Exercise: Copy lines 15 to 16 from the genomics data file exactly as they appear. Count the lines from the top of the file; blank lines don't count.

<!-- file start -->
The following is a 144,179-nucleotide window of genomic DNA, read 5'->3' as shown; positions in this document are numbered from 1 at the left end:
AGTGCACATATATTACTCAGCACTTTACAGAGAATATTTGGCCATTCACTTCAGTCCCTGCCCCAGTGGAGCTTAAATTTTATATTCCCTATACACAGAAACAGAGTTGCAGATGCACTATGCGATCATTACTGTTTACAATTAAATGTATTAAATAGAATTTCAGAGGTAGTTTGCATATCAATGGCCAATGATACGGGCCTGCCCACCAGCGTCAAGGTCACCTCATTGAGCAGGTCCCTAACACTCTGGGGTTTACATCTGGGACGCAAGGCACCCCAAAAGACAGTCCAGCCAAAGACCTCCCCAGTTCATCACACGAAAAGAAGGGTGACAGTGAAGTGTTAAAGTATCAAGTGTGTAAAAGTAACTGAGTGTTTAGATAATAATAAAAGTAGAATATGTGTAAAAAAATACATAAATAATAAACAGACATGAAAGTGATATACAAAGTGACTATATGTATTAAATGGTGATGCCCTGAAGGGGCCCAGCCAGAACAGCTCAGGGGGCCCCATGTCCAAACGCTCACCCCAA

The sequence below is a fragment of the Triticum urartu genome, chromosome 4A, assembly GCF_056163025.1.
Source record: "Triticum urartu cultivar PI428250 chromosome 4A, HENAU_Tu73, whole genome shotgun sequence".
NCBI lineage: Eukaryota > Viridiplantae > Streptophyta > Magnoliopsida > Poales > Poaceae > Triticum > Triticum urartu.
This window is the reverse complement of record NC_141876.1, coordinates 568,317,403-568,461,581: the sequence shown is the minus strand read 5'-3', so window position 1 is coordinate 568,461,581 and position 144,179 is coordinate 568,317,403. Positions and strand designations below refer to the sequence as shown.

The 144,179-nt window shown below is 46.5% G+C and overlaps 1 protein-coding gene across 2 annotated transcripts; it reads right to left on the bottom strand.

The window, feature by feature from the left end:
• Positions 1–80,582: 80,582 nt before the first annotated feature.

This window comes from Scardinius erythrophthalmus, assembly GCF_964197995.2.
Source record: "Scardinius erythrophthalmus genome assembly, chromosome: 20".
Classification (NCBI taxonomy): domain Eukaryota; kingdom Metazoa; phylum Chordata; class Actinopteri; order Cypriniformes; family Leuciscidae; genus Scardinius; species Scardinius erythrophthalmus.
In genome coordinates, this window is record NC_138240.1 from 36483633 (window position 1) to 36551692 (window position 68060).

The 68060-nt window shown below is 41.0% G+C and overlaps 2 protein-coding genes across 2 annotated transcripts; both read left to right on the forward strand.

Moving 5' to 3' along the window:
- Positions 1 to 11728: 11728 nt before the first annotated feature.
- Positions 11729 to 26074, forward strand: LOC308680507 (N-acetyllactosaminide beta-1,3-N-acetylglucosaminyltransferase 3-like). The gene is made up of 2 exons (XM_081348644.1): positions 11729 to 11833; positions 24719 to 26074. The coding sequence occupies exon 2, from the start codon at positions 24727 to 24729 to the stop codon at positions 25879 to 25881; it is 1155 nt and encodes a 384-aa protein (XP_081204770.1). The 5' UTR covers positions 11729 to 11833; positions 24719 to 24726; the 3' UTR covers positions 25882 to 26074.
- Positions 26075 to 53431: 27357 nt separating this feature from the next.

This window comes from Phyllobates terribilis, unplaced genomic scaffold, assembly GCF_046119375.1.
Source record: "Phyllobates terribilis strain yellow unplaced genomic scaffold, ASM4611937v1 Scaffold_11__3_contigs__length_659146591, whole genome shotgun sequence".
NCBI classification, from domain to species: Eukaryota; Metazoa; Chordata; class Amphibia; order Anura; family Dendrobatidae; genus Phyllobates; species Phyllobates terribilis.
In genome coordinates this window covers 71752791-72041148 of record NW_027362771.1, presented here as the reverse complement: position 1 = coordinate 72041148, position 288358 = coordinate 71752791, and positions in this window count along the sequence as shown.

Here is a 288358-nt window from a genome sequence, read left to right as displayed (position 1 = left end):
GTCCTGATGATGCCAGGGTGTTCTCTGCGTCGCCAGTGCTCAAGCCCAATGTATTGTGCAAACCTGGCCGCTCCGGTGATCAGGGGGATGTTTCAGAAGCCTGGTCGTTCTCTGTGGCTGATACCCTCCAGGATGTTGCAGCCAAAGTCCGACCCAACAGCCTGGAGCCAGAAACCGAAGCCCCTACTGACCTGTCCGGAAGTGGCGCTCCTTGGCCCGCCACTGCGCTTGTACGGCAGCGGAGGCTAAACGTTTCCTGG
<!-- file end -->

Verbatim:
Moving 5' to 3' along the window:
- Positions 1 to 11728: 11728 nt before the first annotated feature.